SCIOTO — Seeing a high need for financial assistance, a committee comprised of Scioto County Auditor David Green, Scioto County Economic Development Director Robert Horton, and the Commissioners revised its small business grant program.
The relief program, made possible by the CARES Act, originally set aside 25 $10,000 and 10 $25,000 grants based on the number of employees. Those with less than 25 workers could receive up to $10,000, while those with up to 40 employees were eligible for up to $25,000.
The committee took note of how more companies were in need of the $25,000 and had soon used up the 10 grants. With this revision, all small businesses can apply for the $25,000 grant.
An additional change will be made to the resolution for those companies that did not qualify for the $10,000, but were still eligible for some assistance.
“This fixes all of that, it makes it much more flexible for that committee to really get the funds out to who they need to go,” said Commissioner Bryan Davis during their Tuesday morning meeting.
In the back of his mind are potential shutdowns of bars and restaurants due to rising coronavirus numbers in the state and region. Gov. Mike DeWine addressed that very issue during a Monday visit in Huntington, his position on another round of closures promising to Davis.
“We don’t want to shut the state down that has ramifications for mental health, drug addiction and overdoses,” said DeWine at the Monday press conference at the Huntington Jet Center. “All those things go up when there’s a shutdown.”
“There has to be a balance here,” added Davis, emphasizing a need for businesses to keep their doors open while doing so safely in regards to the pandemic.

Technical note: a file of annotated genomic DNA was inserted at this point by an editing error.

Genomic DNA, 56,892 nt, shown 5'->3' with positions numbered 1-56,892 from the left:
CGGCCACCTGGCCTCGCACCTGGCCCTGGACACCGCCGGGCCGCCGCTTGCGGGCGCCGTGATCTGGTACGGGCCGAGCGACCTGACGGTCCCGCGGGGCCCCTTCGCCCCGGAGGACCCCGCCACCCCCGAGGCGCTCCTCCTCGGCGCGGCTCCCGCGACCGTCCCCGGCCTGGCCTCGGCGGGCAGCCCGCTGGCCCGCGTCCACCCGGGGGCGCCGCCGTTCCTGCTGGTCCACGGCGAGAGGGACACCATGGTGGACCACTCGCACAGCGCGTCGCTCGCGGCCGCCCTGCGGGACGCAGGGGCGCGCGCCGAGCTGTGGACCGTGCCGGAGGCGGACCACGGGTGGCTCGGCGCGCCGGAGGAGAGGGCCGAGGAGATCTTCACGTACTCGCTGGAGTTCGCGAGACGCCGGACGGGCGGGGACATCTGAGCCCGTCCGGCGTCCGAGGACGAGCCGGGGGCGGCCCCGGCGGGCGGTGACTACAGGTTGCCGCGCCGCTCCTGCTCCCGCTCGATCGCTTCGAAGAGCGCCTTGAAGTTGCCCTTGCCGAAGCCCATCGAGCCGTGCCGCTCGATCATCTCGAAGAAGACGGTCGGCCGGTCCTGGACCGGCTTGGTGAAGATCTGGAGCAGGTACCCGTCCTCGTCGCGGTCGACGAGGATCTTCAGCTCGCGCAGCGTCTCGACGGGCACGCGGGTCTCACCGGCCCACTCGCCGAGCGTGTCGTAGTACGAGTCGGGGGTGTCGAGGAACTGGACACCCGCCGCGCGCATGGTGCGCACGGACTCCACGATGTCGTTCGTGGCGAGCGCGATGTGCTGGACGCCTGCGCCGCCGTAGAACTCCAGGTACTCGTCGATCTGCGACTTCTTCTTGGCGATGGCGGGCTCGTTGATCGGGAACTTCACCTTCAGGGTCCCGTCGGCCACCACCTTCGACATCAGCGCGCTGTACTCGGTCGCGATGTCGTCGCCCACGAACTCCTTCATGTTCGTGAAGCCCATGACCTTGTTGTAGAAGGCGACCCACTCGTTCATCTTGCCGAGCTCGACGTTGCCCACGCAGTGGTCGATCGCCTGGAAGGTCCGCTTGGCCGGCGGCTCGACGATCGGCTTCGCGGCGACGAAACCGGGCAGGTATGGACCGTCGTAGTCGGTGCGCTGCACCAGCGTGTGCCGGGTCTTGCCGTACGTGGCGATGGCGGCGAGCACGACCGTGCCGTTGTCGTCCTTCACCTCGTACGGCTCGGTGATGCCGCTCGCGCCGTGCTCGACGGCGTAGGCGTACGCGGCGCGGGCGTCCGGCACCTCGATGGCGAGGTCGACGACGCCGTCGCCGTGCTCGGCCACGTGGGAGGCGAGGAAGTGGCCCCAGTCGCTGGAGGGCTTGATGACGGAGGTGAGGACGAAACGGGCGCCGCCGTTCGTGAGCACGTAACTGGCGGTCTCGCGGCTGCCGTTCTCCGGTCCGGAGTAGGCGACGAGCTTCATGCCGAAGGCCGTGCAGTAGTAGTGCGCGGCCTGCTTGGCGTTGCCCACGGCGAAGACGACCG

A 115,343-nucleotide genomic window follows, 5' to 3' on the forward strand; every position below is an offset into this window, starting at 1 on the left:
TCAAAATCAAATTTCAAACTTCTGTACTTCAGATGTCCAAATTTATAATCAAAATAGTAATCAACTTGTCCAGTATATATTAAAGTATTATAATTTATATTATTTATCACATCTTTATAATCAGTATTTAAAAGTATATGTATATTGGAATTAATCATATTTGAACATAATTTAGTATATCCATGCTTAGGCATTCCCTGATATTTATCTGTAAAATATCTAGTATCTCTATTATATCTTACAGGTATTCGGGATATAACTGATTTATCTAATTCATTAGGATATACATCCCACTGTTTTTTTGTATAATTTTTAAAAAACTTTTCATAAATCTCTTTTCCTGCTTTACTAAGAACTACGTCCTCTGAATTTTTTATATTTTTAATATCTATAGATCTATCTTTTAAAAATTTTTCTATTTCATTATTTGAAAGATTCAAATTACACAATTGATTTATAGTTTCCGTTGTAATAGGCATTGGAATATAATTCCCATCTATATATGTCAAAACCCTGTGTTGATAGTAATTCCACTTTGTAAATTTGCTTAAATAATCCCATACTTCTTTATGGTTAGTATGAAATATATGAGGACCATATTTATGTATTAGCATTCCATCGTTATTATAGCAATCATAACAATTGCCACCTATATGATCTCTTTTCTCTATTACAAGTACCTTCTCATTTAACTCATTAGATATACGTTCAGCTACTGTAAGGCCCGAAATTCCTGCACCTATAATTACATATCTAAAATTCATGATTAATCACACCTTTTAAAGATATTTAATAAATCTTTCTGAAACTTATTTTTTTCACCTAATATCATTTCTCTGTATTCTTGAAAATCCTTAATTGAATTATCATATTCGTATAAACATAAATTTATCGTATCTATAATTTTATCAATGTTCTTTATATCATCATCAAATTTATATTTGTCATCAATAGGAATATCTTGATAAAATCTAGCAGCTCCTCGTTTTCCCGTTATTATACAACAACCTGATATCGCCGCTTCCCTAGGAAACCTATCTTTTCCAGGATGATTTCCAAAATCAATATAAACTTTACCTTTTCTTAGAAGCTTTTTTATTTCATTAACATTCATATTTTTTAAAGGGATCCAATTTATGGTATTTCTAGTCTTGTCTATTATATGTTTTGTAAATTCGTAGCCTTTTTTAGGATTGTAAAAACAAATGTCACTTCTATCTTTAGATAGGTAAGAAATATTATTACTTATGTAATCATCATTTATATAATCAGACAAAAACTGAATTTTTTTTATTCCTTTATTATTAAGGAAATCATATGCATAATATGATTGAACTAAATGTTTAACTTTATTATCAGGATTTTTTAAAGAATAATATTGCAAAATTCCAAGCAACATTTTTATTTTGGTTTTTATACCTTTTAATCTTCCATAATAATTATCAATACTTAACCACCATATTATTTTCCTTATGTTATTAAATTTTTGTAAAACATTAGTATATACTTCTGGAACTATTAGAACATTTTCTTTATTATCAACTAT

Echoing DeWine’s concerns of another shutdown, Davis said the mental health aspect could not be overstated in Scioto County where suicides and overdoses are taking place due to economic strifes. That same economic struggle is also the reason behind the county’s relief program.
“We have many companies that are barely hanging on,” he said, the county’s unemployment rate at 8.2% as of September, which is below the state average of 8.4%. “Their businesses have been impacted greatly and they are hurting badly.”
In lieu of a complete shutdown, DeWine announced a three-week curfew between 10 p.m. and 5 a.m. for retail businesses on Tuesday afternoon. The governor said along with increased mask-wearing, the curfew could reduce person-to-person contacts by 20% to 25%.
DeWine tweeted later that the curfew does not apply to those who need to be at work, those who have an emergency, or those who need medical care. The curfew is not intended to stop anyone from getting groceries, a carry-out/drive-thru meal, or delivery. The measure is effective on Thursday, Nov. 19.
Reach Patrick Keck (740)-353-3501 ext. 1931, by email at email@example.com, or on Twitter @pkeckreporter.
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